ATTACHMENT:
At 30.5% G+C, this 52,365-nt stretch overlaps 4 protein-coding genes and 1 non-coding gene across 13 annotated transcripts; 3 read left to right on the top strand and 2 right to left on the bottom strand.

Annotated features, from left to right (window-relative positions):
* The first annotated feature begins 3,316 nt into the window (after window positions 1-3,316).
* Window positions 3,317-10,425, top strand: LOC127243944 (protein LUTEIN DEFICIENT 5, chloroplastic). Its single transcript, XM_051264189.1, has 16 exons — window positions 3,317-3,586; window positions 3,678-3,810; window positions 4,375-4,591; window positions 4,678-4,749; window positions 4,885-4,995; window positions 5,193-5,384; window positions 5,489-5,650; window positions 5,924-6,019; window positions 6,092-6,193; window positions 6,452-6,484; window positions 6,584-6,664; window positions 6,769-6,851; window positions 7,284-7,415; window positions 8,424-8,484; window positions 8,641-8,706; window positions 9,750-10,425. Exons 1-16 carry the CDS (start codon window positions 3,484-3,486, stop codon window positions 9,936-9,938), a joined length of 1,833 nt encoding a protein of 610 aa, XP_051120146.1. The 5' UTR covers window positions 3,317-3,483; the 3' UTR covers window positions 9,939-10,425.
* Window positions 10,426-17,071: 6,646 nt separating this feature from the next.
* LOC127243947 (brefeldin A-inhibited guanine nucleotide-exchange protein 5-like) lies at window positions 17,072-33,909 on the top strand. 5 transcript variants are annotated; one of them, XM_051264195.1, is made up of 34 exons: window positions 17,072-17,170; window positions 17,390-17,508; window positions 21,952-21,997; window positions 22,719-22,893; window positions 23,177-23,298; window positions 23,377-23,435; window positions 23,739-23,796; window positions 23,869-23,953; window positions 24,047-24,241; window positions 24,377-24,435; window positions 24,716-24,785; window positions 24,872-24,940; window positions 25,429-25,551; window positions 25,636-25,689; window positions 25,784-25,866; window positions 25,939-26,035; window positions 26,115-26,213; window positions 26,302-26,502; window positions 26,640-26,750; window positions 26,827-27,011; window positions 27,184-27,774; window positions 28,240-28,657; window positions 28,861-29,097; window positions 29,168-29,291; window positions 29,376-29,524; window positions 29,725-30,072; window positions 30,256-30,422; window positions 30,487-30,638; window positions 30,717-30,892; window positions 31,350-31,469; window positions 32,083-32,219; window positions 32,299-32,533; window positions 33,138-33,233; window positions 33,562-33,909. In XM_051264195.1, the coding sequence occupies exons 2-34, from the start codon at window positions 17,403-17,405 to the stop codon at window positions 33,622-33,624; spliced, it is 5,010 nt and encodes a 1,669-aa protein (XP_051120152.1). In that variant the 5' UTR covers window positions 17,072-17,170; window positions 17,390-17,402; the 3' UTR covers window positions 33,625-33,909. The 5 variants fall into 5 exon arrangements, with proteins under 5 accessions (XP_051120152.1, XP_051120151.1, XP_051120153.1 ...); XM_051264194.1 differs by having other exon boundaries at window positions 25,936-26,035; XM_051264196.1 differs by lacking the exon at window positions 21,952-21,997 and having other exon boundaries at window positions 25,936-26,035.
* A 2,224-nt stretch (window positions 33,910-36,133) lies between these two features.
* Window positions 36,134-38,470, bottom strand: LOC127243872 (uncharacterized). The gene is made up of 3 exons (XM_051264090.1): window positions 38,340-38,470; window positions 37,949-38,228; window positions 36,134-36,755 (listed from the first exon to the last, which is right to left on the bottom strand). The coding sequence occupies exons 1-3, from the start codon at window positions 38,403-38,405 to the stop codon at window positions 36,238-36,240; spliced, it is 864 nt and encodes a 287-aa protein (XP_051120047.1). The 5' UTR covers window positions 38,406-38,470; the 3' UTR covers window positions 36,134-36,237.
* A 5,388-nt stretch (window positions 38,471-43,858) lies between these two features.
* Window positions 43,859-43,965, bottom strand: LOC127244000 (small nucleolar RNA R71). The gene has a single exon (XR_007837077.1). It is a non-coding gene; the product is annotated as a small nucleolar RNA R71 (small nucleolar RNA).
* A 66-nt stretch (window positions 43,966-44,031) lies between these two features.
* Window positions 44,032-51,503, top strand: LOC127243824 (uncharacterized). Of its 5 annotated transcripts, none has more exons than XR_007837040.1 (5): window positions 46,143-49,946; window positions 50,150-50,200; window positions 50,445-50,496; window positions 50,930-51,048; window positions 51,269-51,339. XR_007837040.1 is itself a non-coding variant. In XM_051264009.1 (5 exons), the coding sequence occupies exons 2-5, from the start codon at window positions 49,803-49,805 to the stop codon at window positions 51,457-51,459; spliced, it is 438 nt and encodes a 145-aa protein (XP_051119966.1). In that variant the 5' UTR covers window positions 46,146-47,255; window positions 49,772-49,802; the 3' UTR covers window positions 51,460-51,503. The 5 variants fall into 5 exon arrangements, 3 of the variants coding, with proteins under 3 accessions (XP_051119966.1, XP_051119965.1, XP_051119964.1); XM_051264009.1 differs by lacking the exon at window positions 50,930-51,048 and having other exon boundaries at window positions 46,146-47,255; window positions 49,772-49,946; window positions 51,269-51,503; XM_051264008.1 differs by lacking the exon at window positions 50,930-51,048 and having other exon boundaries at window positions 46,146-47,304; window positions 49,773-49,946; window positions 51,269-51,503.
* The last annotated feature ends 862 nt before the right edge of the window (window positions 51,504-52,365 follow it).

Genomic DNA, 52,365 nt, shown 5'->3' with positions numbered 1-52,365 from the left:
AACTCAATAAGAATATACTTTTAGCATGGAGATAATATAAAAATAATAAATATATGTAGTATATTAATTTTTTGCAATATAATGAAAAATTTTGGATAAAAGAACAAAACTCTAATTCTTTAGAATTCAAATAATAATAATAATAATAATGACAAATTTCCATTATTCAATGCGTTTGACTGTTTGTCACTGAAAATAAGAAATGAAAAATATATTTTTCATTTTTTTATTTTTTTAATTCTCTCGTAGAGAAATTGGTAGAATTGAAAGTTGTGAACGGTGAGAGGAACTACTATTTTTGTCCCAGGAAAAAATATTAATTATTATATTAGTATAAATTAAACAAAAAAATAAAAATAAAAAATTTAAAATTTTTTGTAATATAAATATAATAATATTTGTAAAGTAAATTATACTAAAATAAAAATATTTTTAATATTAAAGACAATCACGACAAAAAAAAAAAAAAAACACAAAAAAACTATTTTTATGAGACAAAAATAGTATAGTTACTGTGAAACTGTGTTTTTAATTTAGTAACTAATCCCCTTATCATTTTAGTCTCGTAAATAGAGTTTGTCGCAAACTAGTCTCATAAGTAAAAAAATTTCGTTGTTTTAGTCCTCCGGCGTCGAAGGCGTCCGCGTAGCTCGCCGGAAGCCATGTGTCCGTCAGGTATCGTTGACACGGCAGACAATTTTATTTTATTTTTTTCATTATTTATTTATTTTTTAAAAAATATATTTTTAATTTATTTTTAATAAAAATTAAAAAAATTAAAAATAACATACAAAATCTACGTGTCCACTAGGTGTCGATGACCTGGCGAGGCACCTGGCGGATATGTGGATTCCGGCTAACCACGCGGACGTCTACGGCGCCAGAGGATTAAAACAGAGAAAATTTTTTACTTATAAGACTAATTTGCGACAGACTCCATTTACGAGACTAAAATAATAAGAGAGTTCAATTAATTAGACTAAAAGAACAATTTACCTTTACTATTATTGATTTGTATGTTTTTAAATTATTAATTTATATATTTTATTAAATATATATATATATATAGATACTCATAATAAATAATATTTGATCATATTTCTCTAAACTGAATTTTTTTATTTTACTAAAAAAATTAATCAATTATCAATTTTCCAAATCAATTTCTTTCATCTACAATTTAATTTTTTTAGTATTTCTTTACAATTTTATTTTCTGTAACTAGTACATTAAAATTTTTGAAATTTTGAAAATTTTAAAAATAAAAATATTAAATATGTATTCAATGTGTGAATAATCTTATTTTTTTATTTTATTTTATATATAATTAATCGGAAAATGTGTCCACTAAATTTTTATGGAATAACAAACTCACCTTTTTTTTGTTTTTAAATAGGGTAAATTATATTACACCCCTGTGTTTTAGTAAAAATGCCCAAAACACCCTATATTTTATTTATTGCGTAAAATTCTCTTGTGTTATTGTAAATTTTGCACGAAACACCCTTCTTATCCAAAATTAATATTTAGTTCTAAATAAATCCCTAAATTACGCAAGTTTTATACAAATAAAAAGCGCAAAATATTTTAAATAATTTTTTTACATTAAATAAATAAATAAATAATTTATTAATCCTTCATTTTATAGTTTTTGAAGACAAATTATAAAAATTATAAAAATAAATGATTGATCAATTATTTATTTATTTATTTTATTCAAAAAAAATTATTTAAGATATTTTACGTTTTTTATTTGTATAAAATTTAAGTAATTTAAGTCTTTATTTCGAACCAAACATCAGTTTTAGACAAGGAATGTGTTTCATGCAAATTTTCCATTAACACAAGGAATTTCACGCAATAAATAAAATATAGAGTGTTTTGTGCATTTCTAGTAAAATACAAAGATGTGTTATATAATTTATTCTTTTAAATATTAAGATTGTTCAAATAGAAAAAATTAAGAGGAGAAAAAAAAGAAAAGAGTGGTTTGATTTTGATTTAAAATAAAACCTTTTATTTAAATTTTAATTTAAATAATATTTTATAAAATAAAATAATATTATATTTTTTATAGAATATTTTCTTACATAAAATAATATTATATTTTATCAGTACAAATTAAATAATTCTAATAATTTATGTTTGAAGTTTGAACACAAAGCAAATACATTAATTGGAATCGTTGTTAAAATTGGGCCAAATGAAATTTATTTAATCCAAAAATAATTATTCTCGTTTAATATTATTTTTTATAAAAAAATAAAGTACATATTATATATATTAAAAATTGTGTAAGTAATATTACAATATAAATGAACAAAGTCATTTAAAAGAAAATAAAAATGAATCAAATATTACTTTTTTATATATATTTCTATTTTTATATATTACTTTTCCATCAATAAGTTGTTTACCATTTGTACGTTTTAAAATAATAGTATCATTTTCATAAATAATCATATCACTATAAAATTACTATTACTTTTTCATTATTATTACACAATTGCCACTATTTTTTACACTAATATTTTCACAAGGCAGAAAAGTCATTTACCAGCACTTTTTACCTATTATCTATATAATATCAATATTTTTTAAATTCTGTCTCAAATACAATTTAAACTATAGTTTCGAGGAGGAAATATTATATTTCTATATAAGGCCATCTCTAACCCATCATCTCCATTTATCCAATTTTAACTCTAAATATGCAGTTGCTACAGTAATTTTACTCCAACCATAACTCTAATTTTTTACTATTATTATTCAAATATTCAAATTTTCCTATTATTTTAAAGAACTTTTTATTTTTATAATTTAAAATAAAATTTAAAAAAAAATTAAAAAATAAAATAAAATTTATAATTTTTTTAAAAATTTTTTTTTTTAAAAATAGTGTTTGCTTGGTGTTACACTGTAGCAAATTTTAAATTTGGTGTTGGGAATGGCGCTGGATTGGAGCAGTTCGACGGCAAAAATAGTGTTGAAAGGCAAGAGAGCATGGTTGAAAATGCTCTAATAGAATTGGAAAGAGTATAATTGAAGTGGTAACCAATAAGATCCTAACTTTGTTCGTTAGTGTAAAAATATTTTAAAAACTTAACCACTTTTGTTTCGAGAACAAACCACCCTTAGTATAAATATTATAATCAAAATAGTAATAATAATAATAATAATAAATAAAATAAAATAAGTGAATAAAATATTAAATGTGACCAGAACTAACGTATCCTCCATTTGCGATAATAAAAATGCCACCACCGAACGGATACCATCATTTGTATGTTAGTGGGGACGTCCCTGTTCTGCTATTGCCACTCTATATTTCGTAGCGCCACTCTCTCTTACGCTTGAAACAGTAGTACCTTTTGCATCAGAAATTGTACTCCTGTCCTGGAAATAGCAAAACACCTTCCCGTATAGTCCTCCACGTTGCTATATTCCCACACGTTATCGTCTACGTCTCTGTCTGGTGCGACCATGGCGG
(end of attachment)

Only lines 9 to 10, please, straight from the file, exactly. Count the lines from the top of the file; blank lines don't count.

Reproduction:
* A 5,388-nt stretch (window positions 38,471-43,858) lies between these two features.
* Window positions 43,859-43,965, bottom strand: LOC127244000 (small nucleolar RNA R71). The gene has a single exon (XR_007837077.1). It is a non-coding gene; the product is annotated as a small nucleolar RNA R71 (small nucleolar RNA).